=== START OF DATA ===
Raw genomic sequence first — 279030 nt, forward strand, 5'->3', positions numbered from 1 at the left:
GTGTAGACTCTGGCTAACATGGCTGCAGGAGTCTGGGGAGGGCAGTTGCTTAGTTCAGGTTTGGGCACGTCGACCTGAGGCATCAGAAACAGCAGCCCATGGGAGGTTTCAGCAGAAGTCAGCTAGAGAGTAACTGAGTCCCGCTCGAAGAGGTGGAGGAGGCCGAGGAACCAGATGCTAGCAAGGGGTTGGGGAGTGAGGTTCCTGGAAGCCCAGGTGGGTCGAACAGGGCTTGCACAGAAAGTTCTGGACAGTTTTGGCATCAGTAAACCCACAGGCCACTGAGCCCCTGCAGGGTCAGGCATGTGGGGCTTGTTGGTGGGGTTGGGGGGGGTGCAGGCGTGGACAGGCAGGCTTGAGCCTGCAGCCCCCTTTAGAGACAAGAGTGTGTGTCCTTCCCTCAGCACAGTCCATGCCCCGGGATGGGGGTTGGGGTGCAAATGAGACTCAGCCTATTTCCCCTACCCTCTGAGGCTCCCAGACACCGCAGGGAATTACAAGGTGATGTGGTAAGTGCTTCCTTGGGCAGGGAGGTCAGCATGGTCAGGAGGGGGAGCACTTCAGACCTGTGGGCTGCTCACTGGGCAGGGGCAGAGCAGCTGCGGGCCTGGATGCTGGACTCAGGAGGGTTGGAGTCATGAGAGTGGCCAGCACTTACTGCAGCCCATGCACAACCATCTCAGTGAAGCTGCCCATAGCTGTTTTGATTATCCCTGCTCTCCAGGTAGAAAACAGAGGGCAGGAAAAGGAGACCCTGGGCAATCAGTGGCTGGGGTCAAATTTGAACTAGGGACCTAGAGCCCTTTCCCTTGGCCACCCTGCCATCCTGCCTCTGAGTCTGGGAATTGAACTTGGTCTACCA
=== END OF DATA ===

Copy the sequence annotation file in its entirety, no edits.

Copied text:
Raw genomic sequence first — 279030 nt, forward strand, 5'->3', positions numbered from 1 at the left:
GTGTAGACTCTGGCTAACATGGCTGCAGGAGTCTGGGGAGGGCAGTTGCTTAGTTCAGGTTTGGGCACGTCGACCTGAGGCATCAGAAACAGCAGCCCATGGGAGGTTTCAGCAGAAGTCAGCTAGAGAGTAACTGAGTCCCGCTCGAAGAGGTGGAGGAGGCCGAGGAACCAGATGCTAGCAAGGGGTTGGGGAGTGAGGTTCCTGGAAGCCCAGGTGGGTCGAACAGGGCTTGCACAGAAAGTTCTGGACAGTTTTGGCATCAGTAAACCCACAGGCCACTGAGCCCCTGCAGGGTCAGGCATGTGGGGCTTGTTGGTGGGGTTGGGGGGGGTGCAGGCGTGGACAGGCAGGCTTGAGCCTGCAGCCCCCTTTAGAGACAAGAGTGTGTGTCCTTCCCTCAGCACAGTCCATGCCCCGGGATGGGGGTTGGGGTGCAAATGAGACTCAGCCTATTTCCCCTACCCTCTGAGGCTCCCAGACACCGCAGGGAATTACAAGGTGATGTGGTAAGTGCTTCCTTGGGCAGGGAGGTCAGCATGGTCAGGAGGGGGAGCACTTCAGACCTGTGGGCTGCTCACTGGGCAGGGGCAGAGCAGCTGCGGGCCTGGATGCTGGACTCAGGAGGGTTGGAGTCATGAGAGTGGCCAGCACTTACTGCAGCCCATGCACAACCATCTCAGTGAAGCTGCCCATAGCTGTTTTGATTATCCCTGCTCTCCAGGTAGAAAACAGAGGGCAGGAAAAGGAGACCCTGGGCAATCAGTGGCTGGGGTCAAATTTGAACTAGGGACCTAGAGCCCTTTCCCTTGGCCACCCTGCCATCCTGCCTCTGAGTCTGGGAATTGAACTTGGTCTACCA